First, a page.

Going on holiday is a gift that many individuals and families don’t get to experience very often. Any trip, long or short, requires financial investment in airfare, accommodations, and leisure activities. Some will book all these pieces of the puzzle in a package from a travel company, but others book them separately through airlines and hotels directly. Unfortunately, life can sometimes get in the way of our plans and force the cancellation of a holiday.
When you are forced to cancel a holiday you are often left holding the bag financially. While package deals often come with cancellation protection, the average holiday purchased independently does not provide any protection from the unforeseen. The best way to protect your financial investment is by purchasing travel insurance.
Whether you are an individual considering travel insurance, or a family considering travel insurance, there are a number of important terms and coverage options to keep in mind. Things to keep in mind include, but are not limited to the following:
- Single-trip or Annual policy
- Airline failure coverage/trip delay/trip cancellation
- Consequential losses
- Medical coverage
- Supplier default
Travel insurance providers offer policies that cover one single trip or multiple trips over a period of time. There are also annually renewable policies for those who frequently travel for pleasure or business. These policies are as simple as they sound. If holidays are an infrequent occasion for you or your family, single trip policies are the best route to go. Business travelers or those who take several short trips each year would do well to purchase a multi-trip or annually renewable policy.
One of the most uncontrollable factors facing travelers is the weather. Rain, storms, blizzards, and even volcanic ash clouds can wreak havoc on airports, airlines, and passengers around the globe. Some flights are delayed and some are outright canceled. While these events are often covered by the airlines themselves, there is no refund waiting on hotels, car rentals, and scheduled activities. There are travel insurance policies that cover all your expenses as a result of trip cancellation or delay. While it is rare that an airline goes out of business these days, should that happen a traveler would be left stranded at their destination incurring further expenses. Policies are available that cover this eventuality as well.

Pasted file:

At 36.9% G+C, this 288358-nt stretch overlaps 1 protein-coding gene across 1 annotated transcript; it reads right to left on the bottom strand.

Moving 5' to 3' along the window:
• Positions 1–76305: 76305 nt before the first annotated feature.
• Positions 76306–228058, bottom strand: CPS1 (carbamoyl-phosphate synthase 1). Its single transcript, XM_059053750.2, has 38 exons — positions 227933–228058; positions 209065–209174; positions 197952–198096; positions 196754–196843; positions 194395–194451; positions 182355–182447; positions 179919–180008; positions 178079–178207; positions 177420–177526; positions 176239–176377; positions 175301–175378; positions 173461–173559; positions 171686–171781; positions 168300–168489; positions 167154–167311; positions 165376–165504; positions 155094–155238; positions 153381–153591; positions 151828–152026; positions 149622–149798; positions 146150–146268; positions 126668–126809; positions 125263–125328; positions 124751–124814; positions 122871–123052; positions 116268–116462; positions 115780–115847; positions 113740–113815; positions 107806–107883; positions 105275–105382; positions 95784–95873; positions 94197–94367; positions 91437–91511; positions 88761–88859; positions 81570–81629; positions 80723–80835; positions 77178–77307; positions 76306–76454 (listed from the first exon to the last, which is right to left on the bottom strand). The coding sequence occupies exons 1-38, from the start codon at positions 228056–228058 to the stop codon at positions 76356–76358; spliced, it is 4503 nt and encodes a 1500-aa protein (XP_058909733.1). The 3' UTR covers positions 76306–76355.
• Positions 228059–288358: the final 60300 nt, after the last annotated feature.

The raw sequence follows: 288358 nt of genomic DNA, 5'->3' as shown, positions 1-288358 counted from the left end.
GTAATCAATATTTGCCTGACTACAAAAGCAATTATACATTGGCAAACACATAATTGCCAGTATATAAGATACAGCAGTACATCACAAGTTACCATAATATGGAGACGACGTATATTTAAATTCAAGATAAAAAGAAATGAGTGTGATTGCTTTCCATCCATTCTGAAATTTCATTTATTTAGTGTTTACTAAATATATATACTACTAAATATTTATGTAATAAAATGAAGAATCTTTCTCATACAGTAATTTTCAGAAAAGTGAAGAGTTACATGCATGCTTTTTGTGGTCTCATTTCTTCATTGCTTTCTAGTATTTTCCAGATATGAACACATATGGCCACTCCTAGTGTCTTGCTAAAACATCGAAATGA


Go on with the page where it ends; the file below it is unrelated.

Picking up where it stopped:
Airline failure, delay, and cancellation potential lead into the next topic to consider, consequential losses. Purchasing a policy that covers consequential losses is a great investment because it offers wide ranging coverage. This can include expenses you are on the hook for such as hotel rooms and pre-paid outings, but other expenses including additional food, lodging, and travel accommodations. Baggage delay or loss is also covered, though not always, in consequential loss policies.
There are instances when travel is affected by events at your destination, and not at home. Policies with supplier default coverage offer protection for your investment in hotels, rental cars, and even travel agencies. When one or more of these groups folds before or during your trip, your holiday is affected negatively. Supplier default protects not only your initial investment, but also offers help with added expenses that arise from supplier default.
Perhaps the most often overlooked, and potentially costly, expense on any holiday is medical related. When you are home your medical coverage provides all the protection you need against medical transportation and hospital costs, but few medical insurance policies offer any protection when traveling abroad. Carefully consider the medical condition of yourself or your family members when purchasing travel insurance. The extra coverage offered by a travel insurance policy with medical coverage can help with expenses related to medications, ambulance transport, and hospitalization.
The most important factor when considering any type of travel insurance coverage is a sense of reality. While we all want to believe our holiday will go off without a hitch, weather, economics, and health can delay or cancel the best laid plans. While travel insurance is an extra cost on top of a holiday, it is better to spend a little more than lose all you have already invested.
Guest post contributed by Richie Glazer